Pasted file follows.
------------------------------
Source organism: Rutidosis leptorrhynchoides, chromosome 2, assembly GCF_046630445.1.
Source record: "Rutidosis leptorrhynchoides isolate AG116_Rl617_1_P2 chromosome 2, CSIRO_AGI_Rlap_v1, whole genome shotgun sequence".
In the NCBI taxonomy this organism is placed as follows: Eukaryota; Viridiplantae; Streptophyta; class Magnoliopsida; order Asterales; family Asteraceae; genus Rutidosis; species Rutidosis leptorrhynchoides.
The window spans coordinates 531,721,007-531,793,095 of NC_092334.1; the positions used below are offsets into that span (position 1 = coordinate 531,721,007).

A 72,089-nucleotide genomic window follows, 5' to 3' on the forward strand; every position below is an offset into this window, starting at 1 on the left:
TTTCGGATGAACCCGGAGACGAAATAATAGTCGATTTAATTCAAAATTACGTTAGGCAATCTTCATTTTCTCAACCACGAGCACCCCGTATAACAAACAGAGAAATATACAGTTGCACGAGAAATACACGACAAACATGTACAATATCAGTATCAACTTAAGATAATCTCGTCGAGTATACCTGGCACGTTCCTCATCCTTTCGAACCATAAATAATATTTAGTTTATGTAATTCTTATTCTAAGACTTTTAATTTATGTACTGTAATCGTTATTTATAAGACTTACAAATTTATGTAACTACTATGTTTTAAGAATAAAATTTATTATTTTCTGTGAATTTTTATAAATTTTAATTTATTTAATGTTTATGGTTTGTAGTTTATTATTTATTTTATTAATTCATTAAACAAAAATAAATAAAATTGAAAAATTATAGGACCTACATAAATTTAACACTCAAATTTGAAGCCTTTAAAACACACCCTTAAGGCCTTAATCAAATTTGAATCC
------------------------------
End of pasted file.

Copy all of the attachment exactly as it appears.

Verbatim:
Source organism: Rutidosis leptorrhynchoides, chromosome 2, assembly GCF_046630445.1.
Source record: "Rutidosis leptorrhynchoides isolate AG116_Rl617_1_P2 chromosome 2, CSIRO_AGI_Rlap_v1, whole genome shotgun sequence".
In the NCBI taxonomy this organism is placed as follows: Eukaryota; Viridiplantae; Streptophyta; class Magnoliopsida; order Asterales; family Asteraceae; genus Rutidosis; species Rutidosis leptorrhynchoides.
The window spans coordinates 531,721,007-531,793,095 of NC_092334.1; the positions used below are offsets into that span (position 1 = coordinate 531,721,007).

A 72,089-nucleotide genomic window follows, 5' to 3' on the forward strand; every position below is an offset into this window, starting at 1 on the left:
TTTCGGATGAACCCGGAGACGAAATAATAGTCGATTTAATTCAAAATTACGTTAGGCAATCTTCATTTTCTCAACCACGAGCACCCCGTATAACAAACAGAGAAATATACAGTTGCACGAGAAATACACGACAAACATGTACAATATCAGTATCAACTTAAGATAATCTCGTCGAGTATACCTGGCACGTTCCTCATCCTTTCGAACCATAAATAATATTTAGTTTATGTAATTCTTATTCTAAGACTTTTAATTTATGTACTGTAATCGTTATTTATAAGACTTACAAATTTATGTAACTACTATGTTTTAAGAATAAAATTTATTATTTTCTGTGAATTTTTATAAATTTTAATTTATTTAATGTTTATGGTTTGTAGTTTATTATTTATTTTATTAATTCATTAAACAAAAATAAATAAAATTGAAAAATTATAGGACCTACATAAATTTAACACTCAAATTTGAAGCCTTTAAAACACACCCTTAAGGCCTTAATCAAATTTGAATCC